(First a disclaimer: Although I am part of the leadership team of the PCI Scoping Special Interest Group, everything in this article are only my opinions, not anyone else’s, or an official position of the PCI Security Standards Council.)
Don’t get me wrong. I think the mission behind the Payment Card Industry Data Security Standard (PCI DSS) is critical one: ““improve the security of global payment systems by protecting consumers, merchants and banks from credit information theft and loss and subsequent fraudulent activity.”
Given the fact that millions of cardholder records continue to be stolen show that there is a need for significantly increased discipline and rigor around the necessary controls required to protect cardholder data.
But as organizations mobilize to comply with the PCI Data Security Standard, they’re finding that it’s a huge project. Like really huge. Many organizations are finding that complying with PCI DSS will require more project hours than the organization has! Even if the only project they had to complete was “comply with PCI,” even then, wouldn’t be able to complete it in one year!!
Even for organizations that don’t have over ten-thousand project hours dedicated to PCI, PCI compliance is still sucking up all the air in the room, starving a gazillion important projects of necessary resources.
One of the most frustrating aspects of PCI, though, is the standoff between the organizations who have to comply with the PCI DSS, and the Qualified Security Assessors (QSAs) that audit them for compliance.
The interaction may sound like this:
- Organization: “We have isolated our sales order entry systems as best as we can, and believe we are still effectively protecting cardholder data. Due to an architectural decision, we can’t partition off these systems from the rest of the business processes.”
- QSA: “I understand. But, we’re still liable for our role. So, your entire 20,000 systems will be in the scope of the PCI assessment.”
Maybe it’s not 20,000 systems that are being argued about. Maybe it’s the CEOs laptop, even though the CEO isn’t entering customer orders or able to retrieve cardholder records.
I think this is an important topic. So, here’s the topic that I’ll be submitting for this year’s Las Vegas #BSides conference.
“Properly Mobilizing the PCI Resistance: Lessons Learned From Fighting Prior Wars (SOX-404)”
I have noticed that there is a growing wave of discontent and disenchantment from information security and compliance practitioners around the PCI DSS. Josh Corman has been an effective voice for these concerns, providing an intellectually honest and earnest analysis in his talk “Is PCI The No Child Left Behind Act For Infosec?”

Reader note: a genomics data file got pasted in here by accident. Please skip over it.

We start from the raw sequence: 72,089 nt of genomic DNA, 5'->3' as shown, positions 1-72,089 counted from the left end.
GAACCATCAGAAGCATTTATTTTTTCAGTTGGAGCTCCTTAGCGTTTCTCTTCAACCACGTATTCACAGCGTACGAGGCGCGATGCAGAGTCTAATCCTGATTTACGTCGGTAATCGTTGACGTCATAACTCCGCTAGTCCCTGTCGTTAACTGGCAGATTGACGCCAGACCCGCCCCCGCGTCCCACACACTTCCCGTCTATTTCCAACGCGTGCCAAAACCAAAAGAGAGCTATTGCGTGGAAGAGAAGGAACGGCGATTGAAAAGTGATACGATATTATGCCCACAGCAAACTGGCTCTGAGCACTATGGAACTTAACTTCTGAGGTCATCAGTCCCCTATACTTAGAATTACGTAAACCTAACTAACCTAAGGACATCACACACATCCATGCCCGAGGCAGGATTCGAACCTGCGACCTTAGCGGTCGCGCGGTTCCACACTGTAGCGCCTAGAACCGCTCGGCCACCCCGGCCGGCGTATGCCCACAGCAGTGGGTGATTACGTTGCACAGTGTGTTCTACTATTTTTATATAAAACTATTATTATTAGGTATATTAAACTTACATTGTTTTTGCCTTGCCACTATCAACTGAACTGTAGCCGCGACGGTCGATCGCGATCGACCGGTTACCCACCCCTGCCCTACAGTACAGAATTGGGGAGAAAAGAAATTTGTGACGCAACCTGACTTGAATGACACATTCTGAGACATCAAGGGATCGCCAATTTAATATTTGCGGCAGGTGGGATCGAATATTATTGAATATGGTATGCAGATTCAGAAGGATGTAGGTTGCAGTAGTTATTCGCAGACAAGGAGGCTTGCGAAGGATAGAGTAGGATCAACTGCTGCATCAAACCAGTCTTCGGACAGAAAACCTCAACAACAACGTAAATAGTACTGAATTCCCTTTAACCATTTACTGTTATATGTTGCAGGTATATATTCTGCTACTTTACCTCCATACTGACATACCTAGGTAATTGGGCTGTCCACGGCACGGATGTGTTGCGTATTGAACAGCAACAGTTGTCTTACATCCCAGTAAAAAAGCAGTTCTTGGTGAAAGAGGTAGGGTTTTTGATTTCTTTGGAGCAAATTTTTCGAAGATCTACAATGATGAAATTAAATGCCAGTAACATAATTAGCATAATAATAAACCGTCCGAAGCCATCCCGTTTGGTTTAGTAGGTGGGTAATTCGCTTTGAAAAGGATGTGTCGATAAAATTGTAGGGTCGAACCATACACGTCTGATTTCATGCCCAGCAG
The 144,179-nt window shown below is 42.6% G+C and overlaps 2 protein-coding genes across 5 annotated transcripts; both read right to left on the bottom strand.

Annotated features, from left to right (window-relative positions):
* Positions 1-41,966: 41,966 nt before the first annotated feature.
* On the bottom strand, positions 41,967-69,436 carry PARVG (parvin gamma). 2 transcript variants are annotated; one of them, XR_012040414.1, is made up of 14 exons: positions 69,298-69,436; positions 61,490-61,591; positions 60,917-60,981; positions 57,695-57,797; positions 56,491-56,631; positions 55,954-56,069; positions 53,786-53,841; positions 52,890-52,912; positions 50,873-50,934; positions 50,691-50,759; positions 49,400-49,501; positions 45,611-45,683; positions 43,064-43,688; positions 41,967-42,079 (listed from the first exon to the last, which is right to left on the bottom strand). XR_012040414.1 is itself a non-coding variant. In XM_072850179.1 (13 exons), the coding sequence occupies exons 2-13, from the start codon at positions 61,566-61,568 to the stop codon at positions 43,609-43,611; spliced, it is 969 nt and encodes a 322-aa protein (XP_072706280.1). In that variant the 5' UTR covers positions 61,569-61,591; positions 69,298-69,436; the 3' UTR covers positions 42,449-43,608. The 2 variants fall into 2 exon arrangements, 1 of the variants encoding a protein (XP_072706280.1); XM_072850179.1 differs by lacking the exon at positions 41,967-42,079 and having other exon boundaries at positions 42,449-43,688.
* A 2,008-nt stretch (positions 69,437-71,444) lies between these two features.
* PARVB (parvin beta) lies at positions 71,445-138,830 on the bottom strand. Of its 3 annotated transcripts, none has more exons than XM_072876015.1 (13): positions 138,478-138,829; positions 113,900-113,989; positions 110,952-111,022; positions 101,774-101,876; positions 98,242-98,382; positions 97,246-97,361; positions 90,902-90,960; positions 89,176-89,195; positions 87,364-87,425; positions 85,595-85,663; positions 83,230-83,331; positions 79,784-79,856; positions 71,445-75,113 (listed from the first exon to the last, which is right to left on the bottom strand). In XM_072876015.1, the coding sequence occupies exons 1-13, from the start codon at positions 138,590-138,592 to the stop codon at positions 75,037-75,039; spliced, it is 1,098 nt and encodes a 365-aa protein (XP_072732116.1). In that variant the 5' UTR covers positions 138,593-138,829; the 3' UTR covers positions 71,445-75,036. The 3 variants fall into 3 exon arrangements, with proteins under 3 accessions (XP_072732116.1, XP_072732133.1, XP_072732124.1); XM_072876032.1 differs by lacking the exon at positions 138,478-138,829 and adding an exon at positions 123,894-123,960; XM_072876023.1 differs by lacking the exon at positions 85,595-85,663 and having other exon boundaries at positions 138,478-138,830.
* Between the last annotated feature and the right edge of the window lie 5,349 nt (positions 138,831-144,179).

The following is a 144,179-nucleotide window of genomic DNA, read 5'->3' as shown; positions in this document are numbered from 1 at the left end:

The problem are well-known and significant: too much ambiguity in the PCI DSS, Qualified Security Assessors (QSAs) and consultant using subjective interpretations, existing guidance either too prescriptive or too vague, scope missing critical systems that could risk cardholder data, overly broad scope and excessive testing costs, excessive subjectivity and inconsistency, poor use of scarce resources, no meaningful reduction in risk of data breaches, and so forth.
For years, I have been studying the PCI DSS compliance problem, as well. I have noticed many similarities to the PCI compliance challenges and the “SOX-404 Is The Biggest IT Time Waster” wars in 2005. I was part of the leadership team at the Institute of Internal Auditors (IIA) where we did something about the it. We identified inability to accurately scope the IT portions of SOX-404 as the root cause of the billions of dollars of wasted time and effort, while not reducing the risk of financial misstatements.
I propose to present the two-year success story of the IIA GAIT project and how we changed the state of the IT audit practice in support of SOX-404 financial reporting audits. We defined the four GAIT Principles, which could be used to correctly scope the IT portions of SOX-404. We mobilized over 100K internal auditors, the SEC and PCAOB regulatory and enforcement bodies, as well as the external auditors from the 8 big CPA firms (e.g, Big Four and other firms doing SOX advisory work). In short, we made a difference, in a highly political process that involved many constituencies.
I am attempting to do something similar with the PCI Security Standards Council, through my work as part one of the leaders of the PCI Scoping SIG (Special Interest Group). My personal goal is to find a “third way” to better enable correct scoping of the PCI Cardholder Data Environment, and create a risk-based approach of substantiating the effective controls to ensure that cardholder data breaches can be prevented, and quickly detected and corrected when they do occur.
My desired outcome is to find fellow travelers who also see the pile of dead bodies in PCI compliance efforts, and work with those practitioners to catalyze a similar movement to achieve the spirit and intent of PCI DSS.
There is a better way…
I’ll be writing a lot more on this. Here are some topics I’m hoping to cover in the next couple of weeks:
On GAIT and SOX-404:
- a history of the GAIT for SOX-404 project
- examples and analysis of inappropriate SOX-404 scoping
- the method behind the madness: why did GAIT work?
On it’s application to PCI:
- what principles can be ported over to PCI DSS?
- conversation with Josh Corman on “inside baseball talk: how does the PCI SSC and the SIGs work?”
And some very exciting news on how the PCI Scoping SIG is doing:
- the thought process behind the solution
- desired outcomes and guidance
- a report on our progress and work in process on solving this problem
And most importantly, what can you do to help?
Of course, the last point is likely the most important one. There are things you can do to help the movement. Interested in learning more, or is this a hysterical person on a lonely crusade against an imagined problem?
Thanks, and looking forward to your comments!